Alexander's disease, a leukodystrophy characterized by Rosenthal fibers (RFs) in the brain, is categorized into three subtypes: infantile, juvenile, and adult. Although most are sporadic, occasional familial Alexander's disease cases have been reported for each subtype. Hereditary adult-onset Alexander's disease shows progressive spastic paresis, bulbar or pseudobulbar palsy, palatal myoclonus symptomatologically, and prominent atrophy of the medulla oblongata and upper spinal cord on magnetic resonance imaging. Recent identification of GFAP gene mutations in the sporadic infantile- and juvenile-onset Alexander's disease prompted us to examine the GFAP gene in two Japanese hereditary adult-onset Alexander's disease brothers with autopsy in one case. Both had spastic paresis without palatal myoclonus, and magnetic resonance imaging showed marked atrophy of the medulla oblongata and cervicothoracic cord. The autopsy showed severely involved shrunken pyramids, but scarce Rosenthal fibers (RFs). Moderate numbers of Rosenthal fibers (RFs) were observed in the stratum subcallosum and hippocampal fimbria. In both cases, we found a novel missense mutation of a G-to-T transition at nucleotide 841 in the GFAP gene that results in the substitution of arginine for leucine at amino acid residue 276 (R276L). This is the first report of identification of the causative mutation of the GFAP gene for neuropathologically proven hereditary adult-onset Alexander's disease, suggesting a common molecular mechanism underlies the three Alexander's disease subtypes.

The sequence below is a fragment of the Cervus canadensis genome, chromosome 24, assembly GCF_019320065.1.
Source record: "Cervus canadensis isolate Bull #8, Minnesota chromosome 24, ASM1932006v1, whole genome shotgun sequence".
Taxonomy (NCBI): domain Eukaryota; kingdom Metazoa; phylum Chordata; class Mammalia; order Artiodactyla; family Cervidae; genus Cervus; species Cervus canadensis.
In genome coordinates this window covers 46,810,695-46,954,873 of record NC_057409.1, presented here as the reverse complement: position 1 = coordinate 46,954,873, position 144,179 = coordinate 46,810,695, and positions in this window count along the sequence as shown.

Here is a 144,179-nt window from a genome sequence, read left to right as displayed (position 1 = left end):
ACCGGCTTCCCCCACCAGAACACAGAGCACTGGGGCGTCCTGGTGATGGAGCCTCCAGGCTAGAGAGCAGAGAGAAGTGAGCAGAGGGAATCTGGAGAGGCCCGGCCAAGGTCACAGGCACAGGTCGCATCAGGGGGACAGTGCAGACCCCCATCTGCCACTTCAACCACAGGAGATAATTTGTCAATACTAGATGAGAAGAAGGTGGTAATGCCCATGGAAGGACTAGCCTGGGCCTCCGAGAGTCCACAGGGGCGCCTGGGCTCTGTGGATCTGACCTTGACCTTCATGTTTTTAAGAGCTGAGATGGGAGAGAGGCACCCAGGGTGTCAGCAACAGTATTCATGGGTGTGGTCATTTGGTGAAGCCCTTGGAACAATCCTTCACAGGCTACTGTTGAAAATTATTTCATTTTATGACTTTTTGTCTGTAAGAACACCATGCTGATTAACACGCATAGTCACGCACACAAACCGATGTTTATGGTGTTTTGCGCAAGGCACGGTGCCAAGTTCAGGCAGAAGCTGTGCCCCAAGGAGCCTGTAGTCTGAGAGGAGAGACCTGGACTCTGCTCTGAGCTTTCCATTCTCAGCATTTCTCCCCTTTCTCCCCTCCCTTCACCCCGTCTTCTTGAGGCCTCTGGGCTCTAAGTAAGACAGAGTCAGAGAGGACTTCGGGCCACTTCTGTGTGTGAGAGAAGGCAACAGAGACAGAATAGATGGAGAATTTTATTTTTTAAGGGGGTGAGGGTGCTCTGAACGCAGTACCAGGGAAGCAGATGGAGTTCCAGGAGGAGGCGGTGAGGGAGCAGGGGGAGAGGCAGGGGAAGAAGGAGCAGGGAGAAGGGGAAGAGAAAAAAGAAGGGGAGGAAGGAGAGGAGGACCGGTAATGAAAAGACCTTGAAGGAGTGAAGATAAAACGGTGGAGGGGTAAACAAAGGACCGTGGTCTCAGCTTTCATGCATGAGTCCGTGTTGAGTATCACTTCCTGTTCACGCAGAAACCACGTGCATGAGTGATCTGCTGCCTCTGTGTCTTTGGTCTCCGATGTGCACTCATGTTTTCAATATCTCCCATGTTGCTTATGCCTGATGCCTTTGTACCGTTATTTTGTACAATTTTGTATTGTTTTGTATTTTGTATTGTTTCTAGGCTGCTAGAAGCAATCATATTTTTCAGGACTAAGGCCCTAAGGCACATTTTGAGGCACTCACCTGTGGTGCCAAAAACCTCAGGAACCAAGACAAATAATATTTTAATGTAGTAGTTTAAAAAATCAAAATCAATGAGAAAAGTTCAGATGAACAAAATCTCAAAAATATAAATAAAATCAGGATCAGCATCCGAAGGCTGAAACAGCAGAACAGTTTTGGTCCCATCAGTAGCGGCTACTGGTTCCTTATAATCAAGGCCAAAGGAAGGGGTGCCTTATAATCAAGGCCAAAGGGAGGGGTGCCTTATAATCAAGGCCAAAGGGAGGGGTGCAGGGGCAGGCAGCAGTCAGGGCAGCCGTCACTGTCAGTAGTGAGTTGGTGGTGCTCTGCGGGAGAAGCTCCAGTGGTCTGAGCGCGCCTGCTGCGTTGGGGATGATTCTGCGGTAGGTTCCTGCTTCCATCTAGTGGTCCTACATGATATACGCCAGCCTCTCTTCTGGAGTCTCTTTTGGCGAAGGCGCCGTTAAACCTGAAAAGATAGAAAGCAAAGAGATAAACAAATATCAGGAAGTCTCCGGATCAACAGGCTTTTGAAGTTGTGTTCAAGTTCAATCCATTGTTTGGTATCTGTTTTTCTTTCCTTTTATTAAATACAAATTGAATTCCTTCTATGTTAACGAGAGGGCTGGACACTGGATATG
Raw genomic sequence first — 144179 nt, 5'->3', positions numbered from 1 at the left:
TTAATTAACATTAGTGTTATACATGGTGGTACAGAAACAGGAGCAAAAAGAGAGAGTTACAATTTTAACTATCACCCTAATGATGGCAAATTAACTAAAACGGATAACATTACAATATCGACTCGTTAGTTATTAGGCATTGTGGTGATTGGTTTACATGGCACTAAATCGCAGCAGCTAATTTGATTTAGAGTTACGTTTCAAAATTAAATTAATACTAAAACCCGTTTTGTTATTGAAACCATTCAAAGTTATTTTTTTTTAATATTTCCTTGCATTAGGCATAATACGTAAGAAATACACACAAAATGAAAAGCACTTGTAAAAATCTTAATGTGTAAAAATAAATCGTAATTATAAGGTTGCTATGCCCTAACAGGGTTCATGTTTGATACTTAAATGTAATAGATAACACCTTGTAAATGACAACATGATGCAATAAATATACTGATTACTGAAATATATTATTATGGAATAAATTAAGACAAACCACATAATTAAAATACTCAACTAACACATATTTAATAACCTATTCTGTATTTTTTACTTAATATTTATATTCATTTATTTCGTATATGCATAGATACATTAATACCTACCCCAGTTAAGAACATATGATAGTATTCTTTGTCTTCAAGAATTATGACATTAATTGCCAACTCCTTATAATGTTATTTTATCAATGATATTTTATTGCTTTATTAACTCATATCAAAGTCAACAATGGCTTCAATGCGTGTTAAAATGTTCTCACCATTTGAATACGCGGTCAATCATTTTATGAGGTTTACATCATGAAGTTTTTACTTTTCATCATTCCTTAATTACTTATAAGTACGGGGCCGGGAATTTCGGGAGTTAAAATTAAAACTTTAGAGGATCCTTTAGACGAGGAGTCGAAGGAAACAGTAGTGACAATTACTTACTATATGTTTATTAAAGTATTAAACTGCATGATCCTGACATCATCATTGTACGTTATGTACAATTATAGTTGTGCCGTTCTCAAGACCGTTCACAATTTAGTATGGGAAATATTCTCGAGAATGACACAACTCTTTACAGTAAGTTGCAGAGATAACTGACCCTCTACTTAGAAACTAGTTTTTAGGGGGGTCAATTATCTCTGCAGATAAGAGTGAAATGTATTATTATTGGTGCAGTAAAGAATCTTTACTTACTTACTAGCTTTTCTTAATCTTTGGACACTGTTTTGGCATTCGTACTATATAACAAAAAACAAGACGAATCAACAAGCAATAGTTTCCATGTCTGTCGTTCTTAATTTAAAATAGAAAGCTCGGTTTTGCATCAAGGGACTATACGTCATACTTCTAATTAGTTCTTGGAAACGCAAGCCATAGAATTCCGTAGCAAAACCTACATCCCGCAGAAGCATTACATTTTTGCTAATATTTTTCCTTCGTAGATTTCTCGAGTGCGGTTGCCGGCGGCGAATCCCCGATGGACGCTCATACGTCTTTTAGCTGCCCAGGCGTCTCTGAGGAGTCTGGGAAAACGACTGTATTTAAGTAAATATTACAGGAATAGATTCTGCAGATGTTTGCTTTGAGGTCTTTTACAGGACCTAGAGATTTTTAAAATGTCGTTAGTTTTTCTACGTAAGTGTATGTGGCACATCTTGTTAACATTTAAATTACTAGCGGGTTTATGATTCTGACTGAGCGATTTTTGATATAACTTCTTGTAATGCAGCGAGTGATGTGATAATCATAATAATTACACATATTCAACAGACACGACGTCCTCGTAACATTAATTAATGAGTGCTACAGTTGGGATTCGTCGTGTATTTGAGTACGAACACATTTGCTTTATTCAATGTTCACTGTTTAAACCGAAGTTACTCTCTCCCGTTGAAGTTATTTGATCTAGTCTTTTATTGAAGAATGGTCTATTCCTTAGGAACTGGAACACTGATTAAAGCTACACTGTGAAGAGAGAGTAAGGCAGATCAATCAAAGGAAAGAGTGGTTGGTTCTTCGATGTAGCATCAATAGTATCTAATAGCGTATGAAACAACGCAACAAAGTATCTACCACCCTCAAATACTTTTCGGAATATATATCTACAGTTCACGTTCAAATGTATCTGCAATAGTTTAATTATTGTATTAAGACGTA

ASJC Scopus subject areas
- Clinical Neurology